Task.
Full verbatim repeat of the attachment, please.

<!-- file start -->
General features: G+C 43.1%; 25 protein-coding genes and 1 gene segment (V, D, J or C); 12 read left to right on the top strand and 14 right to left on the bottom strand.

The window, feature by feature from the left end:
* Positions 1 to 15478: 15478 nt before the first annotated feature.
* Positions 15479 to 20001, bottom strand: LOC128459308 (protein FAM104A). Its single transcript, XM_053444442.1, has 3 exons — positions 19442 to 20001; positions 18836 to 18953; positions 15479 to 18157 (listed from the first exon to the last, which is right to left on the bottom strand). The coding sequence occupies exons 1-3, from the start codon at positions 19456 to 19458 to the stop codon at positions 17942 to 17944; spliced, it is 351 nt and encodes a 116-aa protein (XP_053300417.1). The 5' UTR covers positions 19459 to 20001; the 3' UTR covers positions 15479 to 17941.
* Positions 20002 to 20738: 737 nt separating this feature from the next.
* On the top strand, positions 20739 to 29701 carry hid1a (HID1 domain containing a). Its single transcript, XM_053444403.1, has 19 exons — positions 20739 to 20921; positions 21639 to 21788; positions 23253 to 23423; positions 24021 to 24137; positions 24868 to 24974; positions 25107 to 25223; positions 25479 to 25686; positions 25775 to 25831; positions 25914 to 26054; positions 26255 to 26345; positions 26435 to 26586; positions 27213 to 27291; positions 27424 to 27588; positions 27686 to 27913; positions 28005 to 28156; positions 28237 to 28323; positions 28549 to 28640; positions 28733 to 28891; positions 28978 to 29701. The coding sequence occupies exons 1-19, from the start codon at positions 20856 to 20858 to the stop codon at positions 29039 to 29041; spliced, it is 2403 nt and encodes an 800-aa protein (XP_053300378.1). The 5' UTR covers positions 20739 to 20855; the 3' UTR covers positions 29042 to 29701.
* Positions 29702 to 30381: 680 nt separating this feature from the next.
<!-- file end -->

General features: G+C 43.1%; 25 protein-coding genes and 1 gene segment (V, D, J or C); 12 read left to right on the top strand and 14 right to left on the bottom strand.

The window, feature by feature from the left end:
* Positions 1 to 15478: 15478 nt before the first annotated feature.
* Positions 15479 to 20001, bottom strand: LOC128459308 (protein FAM104A). Its single transcript, XM_053444442.1, has 3 exons — positions 19442 to 20001; positions 18836 to 18953; positions 15479 to 18157 (listed from the first exon to the last, which is right to left on the bottom strand). The coding sequence occupies exons 1-3, from the start codon at positions 19456 to 19458 to the stop codon at positions 17942 to 17944; spliced, it is 351 nt and encodes a 116-aa protein (XP_053300417.1). The 5' UTR covers positions 19459 to 20001; the 3' UTR covers positions 15479 to 17941.
* Positions 20002 to 20738: 737 nt separating this feature from the next.
* On the top strand, positions 20739 to 29701 carry hid1a (HID1 domain containing a). Its single transcript, XM_053444403.1, has 19 exons — positions 20739 to 20921; positions 21639 to 21788; positions 23253 to 23423; positions 24021 to 24137; positions 24868 to 24974; positions 25107 to 25223; positions 25479 to 25686; positions 25775 to 25831; positions 25914 to 26054; positions 26255 to 26345; positions 26435 to 26586; positions 27213 to 27291; positions 27424 to 27588; positions 27686 to 27913; positions 28005 to 28156; positions 28237 to 28323; positions 28549 to 28640; positions 28733 to 28891; positions 28978 to 29701. The coding sequence occupies exons 1-19, from the start codon at positions 20856 to 20858 to the stop codon at positions 29039 to 29041; spliced, it is 2403 nt and encodes an 800-aa protein (XP_053300378.1). The 5' UTR covers positions 20739 to 20855; the 3' UTR covers positions 29042 to 29701.
* Positions 29702 to 30381: 680 nt separating this feature from the next.